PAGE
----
Currently, United Kingdom fertility treatments involve transferring two embryos into the womb. Consequentially, 1 in 4 IVF births in the UK results in twins or triplets, compared to 1 in 80 births following natural conception. Eighty seven percent of those IVF related multiples occur in the first cycle of treatment with women younger than 37.
Clinical follow up reveals that multiple pregnancy is associated with miscarriage and death, prematurity and low birth weight in the infant. Further, it can lead to long term health problems for children, such as cerebral palsy, and risks to mothers such as pre-eclampsia, diabetes and heart disease. Of course, a major concern to the government is the increased strain on the health care system from IVF related morbidity and mortality. The obvious response to reduce IVF multiple pregnancy rate is single embryo transfer.
So now the British Fertility Society (BFS) and the Association of Clinical Embryologists (ACE) have issued new guidelines in the journal Human Fertility to help UK clinics introduce an elective single embryo transfer (eSET) policy for IVF treatment. The guidelines also set out that eSET be used for under 37 year old women who are in their first cycle having high quality embryos.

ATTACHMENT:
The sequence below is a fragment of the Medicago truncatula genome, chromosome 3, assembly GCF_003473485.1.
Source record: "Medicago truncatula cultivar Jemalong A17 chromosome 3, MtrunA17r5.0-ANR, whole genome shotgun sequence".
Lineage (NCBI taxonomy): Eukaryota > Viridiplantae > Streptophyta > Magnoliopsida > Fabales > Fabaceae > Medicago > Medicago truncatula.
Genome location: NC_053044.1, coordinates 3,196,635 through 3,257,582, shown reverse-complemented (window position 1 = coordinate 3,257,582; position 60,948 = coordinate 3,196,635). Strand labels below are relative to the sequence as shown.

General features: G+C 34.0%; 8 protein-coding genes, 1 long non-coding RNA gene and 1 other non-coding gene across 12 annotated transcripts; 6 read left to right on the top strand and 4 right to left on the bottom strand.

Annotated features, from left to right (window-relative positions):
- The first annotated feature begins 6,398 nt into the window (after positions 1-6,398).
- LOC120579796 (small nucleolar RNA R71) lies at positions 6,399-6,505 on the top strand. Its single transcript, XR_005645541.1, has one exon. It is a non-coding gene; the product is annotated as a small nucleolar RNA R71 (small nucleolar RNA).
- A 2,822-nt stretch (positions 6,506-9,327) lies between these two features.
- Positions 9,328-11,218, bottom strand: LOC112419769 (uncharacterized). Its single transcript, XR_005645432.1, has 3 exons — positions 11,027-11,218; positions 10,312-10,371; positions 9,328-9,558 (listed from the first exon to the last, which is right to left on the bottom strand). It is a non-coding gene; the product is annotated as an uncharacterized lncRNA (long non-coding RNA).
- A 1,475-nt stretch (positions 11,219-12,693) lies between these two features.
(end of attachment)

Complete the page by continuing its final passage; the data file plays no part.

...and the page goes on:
The anticipated problems include a need for maximizing an egg harvesting and frozen replacement program, establishing a standardized set of embryo grading and reeducation to allow patients accept eSET without feeling their chances of success are being compromised.
I have a sneaking suspicion that this paradigm shift will be coming to an IVF Clinic in your area soon.